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IP: ISPI Clips 5.30: U.S. lawmakers approve major wiretap law change
From: "ama-gi ISPI" <[email protected]>
Subject: IP: ISPI Clips 5.30: U.S. lawmakers approve major wiretap law change
Date: Mon, 12 Oct 1998 00:08:52 -0700
To: <[email protected]>
ISPI Clips 5.30: U.S. lawmakers approve major wiretap law change
News & Info from the Institute for the Study of Privacy Issues (ISPI)
Monday October 12, 1998
This From: Reuters News Service, (via Yahoo) October 8, 1998
U.S. lawmakers approve major wiretap law change
(adds Senate approval, FBI comment)
WASHINGTON, Oct 8 (Reuters) - Without debate or notice, U.S. lawmakers on
Thursday approved a proposal long sought by the FBI that would dramatically
expand wiretapping authority -- an idea Congress openly rejected three
The provision, allowing law enforcement agencies more easily to tap any
telephone used by or near a target individual instead of getting
authorization to tap specific phones, was added to the Intelligence
Authorization Conference report during a closed door meeting and filed with
the House and Senate on Monday.
The conference report was easily adopted by the House on Wednesday, despite
an objection to the wiretapping provision from Georgia Republican Bob Barr,
and by the Senate on Thursday.
Neither the House nor the Senate had included the provision, known as
roving wiretap authority, in their versions of the intelligence bill. But
lawmakers drafting the conference report, essentially a reconciliation of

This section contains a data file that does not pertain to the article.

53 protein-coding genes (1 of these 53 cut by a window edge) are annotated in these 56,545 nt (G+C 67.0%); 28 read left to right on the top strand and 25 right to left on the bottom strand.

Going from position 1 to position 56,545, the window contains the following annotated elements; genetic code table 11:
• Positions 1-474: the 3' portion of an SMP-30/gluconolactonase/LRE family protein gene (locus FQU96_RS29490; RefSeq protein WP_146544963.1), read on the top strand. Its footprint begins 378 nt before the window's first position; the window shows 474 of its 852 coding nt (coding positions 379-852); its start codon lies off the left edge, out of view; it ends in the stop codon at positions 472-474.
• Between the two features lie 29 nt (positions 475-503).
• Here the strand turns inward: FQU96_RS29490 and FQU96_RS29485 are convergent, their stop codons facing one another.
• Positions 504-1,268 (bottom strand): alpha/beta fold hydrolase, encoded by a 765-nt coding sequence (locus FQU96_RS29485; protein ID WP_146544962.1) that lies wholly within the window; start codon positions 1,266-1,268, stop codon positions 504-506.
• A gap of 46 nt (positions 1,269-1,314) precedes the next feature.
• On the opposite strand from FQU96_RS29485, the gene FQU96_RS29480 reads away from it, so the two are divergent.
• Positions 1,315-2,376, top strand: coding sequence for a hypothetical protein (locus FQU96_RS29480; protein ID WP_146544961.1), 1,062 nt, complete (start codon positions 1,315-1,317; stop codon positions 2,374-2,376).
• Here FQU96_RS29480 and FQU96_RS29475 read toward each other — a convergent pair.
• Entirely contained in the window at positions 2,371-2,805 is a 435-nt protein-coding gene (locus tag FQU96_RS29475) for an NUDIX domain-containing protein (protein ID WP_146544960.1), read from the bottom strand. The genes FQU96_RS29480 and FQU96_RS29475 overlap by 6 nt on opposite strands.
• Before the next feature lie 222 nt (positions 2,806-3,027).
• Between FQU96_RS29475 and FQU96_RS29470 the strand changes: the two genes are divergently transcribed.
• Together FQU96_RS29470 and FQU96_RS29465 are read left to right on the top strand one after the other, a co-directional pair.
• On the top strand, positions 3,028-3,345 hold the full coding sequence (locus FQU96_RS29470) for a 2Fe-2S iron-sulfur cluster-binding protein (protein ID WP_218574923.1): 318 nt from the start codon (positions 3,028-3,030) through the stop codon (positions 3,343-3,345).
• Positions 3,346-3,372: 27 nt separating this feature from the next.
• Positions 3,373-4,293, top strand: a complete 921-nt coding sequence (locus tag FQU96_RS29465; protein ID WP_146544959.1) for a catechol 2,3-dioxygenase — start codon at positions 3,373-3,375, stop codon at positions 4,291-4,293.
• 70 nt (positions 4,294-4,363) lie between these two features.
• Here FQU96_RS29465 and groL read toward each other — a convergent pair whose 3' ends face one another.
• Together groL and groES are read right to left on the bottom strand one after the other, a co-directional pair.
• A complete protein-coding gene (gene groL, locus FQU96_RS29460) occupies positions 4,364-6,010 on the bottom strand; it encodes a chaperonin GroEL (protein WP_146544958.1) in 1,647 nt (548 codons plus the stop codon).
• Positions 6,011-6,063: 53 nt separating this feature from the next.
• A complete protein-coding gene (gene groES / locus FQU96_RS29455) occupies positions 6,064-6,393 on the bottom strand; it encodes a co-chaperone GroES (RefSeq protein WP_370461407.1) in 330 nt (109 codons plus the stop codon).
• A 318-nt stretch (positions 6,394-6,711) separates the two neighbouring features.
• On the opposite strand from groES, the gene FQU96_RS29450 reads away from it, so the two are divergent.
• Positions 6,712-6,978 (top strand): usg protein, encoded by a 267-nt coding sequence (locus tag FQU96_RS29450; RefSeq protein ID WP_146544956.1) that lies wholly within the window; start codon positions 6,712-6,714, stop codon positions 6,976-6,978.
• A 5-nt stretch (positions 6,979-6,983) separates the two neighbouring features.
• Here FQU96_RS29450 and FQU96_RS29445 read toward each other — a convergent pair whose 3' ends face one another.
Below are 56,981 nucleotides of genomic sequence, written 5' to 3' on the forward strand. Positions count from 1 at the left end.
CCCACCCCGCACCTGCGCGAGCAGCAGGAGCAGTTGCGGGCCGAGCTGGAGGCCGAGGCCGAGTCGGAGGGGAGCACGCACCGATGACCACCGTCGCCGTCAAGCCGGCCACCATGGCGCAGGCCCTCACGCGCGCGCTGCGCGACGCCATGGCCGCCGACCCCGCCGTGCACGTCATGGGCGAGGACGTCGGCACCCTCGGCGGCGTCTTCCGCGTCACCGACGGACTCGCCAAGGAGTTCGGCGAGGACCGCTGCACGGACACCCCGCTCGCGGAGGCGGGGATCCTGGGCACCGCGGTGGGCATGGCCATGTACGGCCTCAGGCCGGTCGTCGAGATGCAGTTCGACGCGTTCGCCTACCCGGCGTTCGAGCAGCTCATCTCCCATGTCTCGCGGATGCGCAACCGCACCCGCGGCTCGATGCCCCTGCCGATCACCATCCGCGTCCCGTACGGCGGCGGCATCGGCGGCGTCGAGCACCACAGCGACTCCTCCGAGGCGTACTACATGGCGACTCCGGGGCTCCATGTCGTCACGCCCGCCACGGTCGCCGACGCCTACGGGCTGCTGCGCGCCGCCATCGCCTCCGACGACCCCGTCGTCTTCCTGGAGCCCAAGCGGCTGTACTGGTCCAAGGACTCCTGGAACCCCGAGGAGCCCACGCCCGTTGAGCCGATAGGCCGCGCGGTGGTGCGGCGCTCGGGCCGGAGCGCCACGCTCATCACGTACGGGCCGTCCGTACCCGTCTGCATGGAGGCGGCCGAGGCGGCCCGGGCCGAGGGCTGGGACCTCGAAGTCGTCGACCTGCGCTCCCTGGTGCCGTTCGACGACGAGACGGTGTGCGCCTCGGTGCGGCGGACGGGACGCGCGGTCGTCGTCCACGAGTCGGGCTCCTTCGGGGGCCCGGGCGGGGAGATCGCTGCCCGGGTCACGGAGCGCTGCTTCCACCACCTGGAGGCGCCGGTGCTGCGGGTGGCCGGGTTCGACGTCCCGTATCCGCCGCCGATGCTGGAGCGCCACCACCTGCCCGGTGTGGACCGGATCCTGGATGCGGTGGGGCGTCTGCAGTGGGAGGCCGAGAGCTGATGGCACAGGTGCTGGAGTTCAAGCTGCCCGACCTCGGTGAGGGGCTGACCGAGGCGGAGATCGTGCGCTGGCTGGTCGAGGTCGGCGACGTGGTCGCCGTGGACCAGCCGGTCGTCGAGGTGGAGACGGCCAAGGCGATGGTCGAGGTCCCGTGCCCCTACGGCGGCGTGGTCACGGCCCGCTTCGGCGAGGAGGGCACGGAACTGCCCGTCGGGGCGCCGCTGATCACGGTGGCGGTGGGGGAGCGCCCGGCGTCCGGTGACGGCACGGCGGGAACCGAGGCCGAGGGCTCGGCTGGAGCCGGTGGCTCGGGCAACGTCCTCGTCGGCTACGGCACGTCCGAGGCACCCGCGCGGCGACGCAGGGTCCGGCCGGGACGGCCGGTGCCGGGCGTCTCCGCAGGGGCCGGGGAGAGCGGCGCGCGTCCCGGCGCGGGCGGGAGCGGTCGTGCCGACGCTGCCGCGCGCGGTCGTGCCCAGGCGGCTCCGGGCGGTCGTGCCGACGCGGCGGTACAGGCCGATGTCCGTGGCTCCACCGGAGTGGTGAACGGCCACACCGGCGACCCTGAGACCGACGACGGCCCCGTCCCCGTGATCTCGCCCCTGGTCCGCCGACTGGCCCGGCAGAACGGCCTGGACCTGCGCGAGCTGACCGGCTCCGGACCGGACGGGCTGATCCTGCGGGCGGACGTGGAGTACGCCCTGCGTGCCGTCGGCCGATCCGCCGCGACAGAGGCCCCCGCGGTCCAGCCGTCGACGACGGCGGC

the two versions, decided to include it.
Civil liberties groups were outraged by the expanded wiretapping authority
and the process of adding the provision in secret.
``Roving wiretaps are a major expansion of current government surveillance
power,'' said Alan Davidson, staff counsel at the Center for Democracy and
Technology in Washington.
``To take a controversial provision that affects the fundamental
constitutional liberties of the people and pass it behind closed doors
shows a shocking disregard for our democratic process.''
FBI officials said they needed to be able to get roving wiretap authority
more easily to catch criminals taking advantage of new telecommunications
``This provision is just a refinement of the existing wiretap statute,''
said Barry Smith, supervisory special agent in the FBI's congressional
affairs office. ``It's just a matter of ensuring we have the means to
effectively pursue these violent criminals and terrorists.''
Under current rules, law enforcement agencies seeking roving wiretap
authority from a judge must prove that an individual is switching
telephones specifically for the purpose of evading a surveillance. The
standard has been difficult to meet and kept the number of roving wiretaps
approved to a minimum, a telephone industry official said.
Without roving authority, police must get permission from a judge for each
telephone line to be tapped.
Under the change approved this week, the police would need show only that
an individual's ``actions could have the effect of thwarting interception
from a specific facility.''
The change removed the need to consider the target's motive in using
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